October 1 this year marks the 85 birthday of acting legend Sivaji Ganesan. There are at least three memorials to him in the city, of which my personal favourite stands inside AVM Studios. I was able to see it a couple of years ago, thanks to a Kollywood heritage tour organised by actor Mohan V. Raman.
A simple block of elegantly-fashioned black granite, it stands on the spot where Sivaji first faced the camera for his debut film – Parasakthi. The granite slab has a brass medallion on top that bears a close-up of Sivaji uttering his famous opening word – “Success!”. Below it is a rectangular plaque that gives details of the memorial’s inauguration by Kamal Hassan in the presence of Sivaji’s sons Ramkumar and Prabhu, on October 17, 2002, the 50 anniversary of Parasakthi’s release.
At the base are two plaques shaped like pages from an open book. These bear the names of all the other people involved in the making of the film – directors, writers, lyricists, music director, singers and technicians.
This last was the idea of Mohan Raman, while the monument itself owes its existence to M. Saravanan and M. Balasubramanian, sons of A.V. Meyyappan, founder of AVM Studios.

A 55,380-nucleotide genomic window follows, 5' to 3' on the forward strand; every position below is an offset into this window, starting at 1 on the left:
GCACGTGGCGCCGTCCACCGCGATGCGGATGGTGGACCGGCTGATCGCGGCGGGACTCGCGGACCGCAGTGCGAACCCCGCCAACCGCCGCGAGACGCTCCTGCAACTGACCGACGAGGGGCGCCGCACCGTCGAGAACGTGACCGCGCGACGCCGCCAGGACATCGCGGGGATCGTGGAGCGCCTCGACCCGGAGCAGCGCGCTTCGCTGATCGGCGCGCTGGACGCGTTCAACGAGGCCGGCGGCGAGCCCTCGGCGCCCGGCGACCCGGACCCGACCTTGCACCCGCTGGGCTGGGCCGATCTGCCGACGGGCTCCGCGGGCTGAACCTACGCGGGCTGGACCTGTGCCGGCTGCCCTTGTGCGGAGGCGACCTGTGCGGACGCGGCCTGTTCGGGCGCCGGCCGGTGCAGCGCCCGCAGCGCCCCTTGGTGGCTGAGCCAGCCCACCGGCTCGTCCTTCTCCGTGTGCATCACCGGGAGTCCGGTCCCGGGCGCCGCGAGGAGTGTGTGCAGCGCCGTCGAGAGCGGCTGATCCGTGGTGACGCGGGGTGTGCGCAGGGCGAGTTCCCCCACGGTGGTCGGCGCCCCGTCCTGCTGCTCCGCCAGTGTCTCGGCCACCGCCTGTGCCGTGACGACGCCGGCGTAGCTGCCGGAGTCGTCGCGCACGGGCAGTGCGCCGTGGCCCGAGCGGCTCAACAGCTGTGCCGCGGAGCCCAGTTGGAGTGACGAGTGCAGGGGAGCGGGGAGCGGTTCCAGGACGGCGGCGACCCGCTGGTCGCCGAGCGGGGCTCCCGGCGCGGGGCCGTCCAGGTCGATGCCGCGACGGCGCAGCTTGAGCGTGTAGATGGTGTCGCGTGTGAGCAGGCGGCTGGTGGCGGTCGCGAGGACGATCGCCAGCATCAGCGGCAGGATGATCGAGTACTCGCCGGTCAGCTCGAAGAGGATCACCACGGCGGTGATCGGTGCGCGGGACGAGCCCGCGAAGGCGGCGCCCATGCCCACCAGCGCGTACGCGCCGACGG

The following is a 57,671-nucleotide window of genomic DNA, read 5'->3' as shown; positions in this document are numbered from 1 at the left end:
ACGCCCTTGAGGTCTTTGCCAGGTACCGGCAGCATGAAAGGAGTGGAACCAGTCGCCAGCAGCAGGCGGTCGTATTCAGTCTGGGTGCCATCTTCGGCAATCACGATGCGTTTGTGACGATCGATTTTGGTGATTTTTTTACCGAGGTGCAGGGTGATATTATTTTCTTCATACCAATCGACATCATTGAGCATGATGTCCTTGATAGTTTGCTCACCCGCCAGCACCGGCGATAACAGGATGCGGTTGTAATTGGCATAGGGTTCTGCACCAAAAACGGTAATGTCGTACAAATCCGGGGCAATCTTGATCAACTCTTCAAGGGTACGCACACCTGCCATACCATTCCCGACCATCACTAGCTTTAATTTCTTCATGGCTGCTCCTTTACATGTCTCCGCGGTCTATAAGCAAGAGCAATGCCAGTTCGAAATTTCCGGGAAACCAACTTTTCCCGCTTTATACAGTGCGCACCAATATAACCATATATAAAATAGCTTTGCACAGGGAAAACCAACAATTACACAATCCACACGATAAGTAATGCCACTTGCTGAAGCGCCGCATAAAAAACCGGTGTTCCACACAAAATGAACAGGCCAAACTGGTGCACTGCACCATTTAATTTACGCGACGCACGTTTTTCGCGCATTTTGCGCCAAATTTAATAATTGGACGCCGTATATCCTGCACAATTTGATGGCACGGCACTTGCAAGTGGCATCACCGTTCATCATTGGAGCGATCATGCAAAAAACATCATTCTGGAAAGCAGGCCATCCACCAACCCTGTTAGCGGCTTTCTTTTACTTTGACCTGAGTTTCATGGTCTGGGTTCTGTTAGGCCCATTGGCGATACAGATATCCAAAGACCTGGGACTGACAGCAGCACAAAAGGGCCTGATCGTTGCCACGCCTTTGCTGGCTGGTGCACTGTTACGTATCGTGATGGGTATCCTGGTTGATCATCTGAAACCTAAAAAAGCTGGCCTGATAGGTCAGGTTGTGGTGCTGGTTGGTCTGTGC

I don’t remember now but I am fairly sure that the name of P.A. Perumal, owner of National Pictures, who produced the film, is included in the memorial. What I am not sure of is whether the name of Rajeswari Meyyappan, wife of the studio owner is included.
Legend has it that sometime after work on the film began Meyyappan and the directing duo of Krishnan-Panju began wondering if the gangly youth with prominent eyes and powerful voice really had it in him to carry the film on his shoulders. Perumal and Mrs. Meyyappan were however convinced that he was the right choice and ultimately prevailed over everyone else. The film, when released, ran into immediate controversy, the fiery dialogues of M. Karunanidhi that questioned the hypocrisies of religion and the priestly class being the principal reasons. It was however a runaway success and there was no looking back for Sivaji.
Interestingly, at the time of its inauguration, the monument was located 15 to 20 feet away from where it stands now.
Old studio hands felt that it was somewhat removed from the spot where Sivaji delivered his first shot but nothing could be done about it. Some years later, a road had to be laid in the studio and the memorial had to be shifted a few feet, bringing it to its original intended location!
This is perhaps the most aesthetic memorial in a city which otherwise puts up rather drab statues devoid of any artistic merit. It is also perhaps the only monument commemorating an actor’s debut. Sivaji has two other memorials – a full wall in the Shanthi Theatre complex that lists all the films he acted in with a host of other details, and a statue on the Marina.
This article appeared in The Hindu under the Hidden Histories column dated 1st October 2013